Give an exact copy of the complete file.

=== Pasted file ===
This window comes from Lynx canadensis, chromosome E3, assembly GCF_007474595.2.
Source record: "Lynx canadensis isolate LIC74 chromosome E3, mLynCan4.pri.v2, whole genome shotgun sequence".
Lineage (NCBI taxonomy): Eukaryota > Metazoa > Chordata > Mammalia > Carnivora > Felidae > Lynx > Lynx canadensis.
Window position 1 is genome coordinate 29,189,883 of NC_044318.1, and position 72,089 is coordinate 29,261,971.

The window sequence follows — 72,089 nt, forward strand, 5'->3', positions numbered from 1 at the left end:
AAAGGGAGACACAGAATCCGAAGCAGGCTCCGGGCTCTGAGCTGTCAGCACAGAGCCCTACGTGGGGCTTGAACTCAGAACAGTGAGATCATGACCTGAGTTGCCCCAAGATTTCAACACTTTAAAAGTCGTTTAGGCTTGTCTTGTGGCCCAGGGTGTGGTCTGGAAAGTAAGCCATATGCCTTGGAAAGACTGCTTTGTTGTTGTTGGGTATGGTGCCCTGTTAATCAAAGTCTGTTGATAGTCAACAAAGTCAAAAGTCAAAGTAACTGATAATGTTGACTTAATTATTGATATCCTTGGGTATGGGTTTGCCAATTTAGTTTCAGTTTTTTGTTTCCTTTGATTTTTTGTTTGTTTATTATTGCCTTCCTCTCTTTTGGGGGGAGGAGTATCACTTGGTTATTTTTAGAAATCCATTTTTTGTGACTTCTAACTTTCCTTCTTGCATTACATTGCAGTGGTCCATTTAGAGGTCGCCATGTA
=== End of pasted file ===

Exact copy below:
This window comes from Lynx canadensis, chromosome E3, assembly GCF_007474595.2.
Source record: "Lynx canadensis isolate LIC74 chromosome E3, mLynCan4.pri.v2, whole genome shotgun sequence".
Lineage (NCBI taxonomy): Eukaryota > Metazoa > Chordata > Mammalia > Carnivora > Felidae > Lynx > Lynx canadensis.
Window position 1 is genome coordinate 29,189,883 of NC_044318.1, and position 72,089 is coordinate 29,261,971.

The window sequence follows — 72,089 nt, forward strand, 5'->3', positions numbered from 1 at the left end:
AAAGGGAGACACAGAATCCGAAGCAGGCTCCGGGCTCTGAGCTGTCAGCACAGAGCCCTACGTGGGGCTTGAACTCAGAACAGTGAGATCATGACCTGAGTTGCCCCAAGATTTCAACACTTTAAAAGTCGTTTAGGCTTGTCTTGTGGCCCAGGGTGTGGTCTGGAAAGTAAGCCATATGCCTTGGAAAGACTGCTTTGTTGTTGTTGGGTATGGTGCCCTGTTAATCAAAGTCTGTTGATAGTCAACAAAGTCAAAAGTCAAAGTAACTGATAATGTTGACTTAATTATTGATATCCTTGGGTATGGGTTTGCCAATTTAGTTTCAGTTTTTTGTTTCCTTTGATTTTTTGTTTGTTTATTATTGCCTTCCTCTCTTTTGGGGGGAGGAGTATCACTTGGTTATTTTTAGAAATCCATTTTTTGTGACTTCTAACTTTCCTTCTTGCATTACATTGCAGTGGTCCATTTAGAGGTCGCCATGTA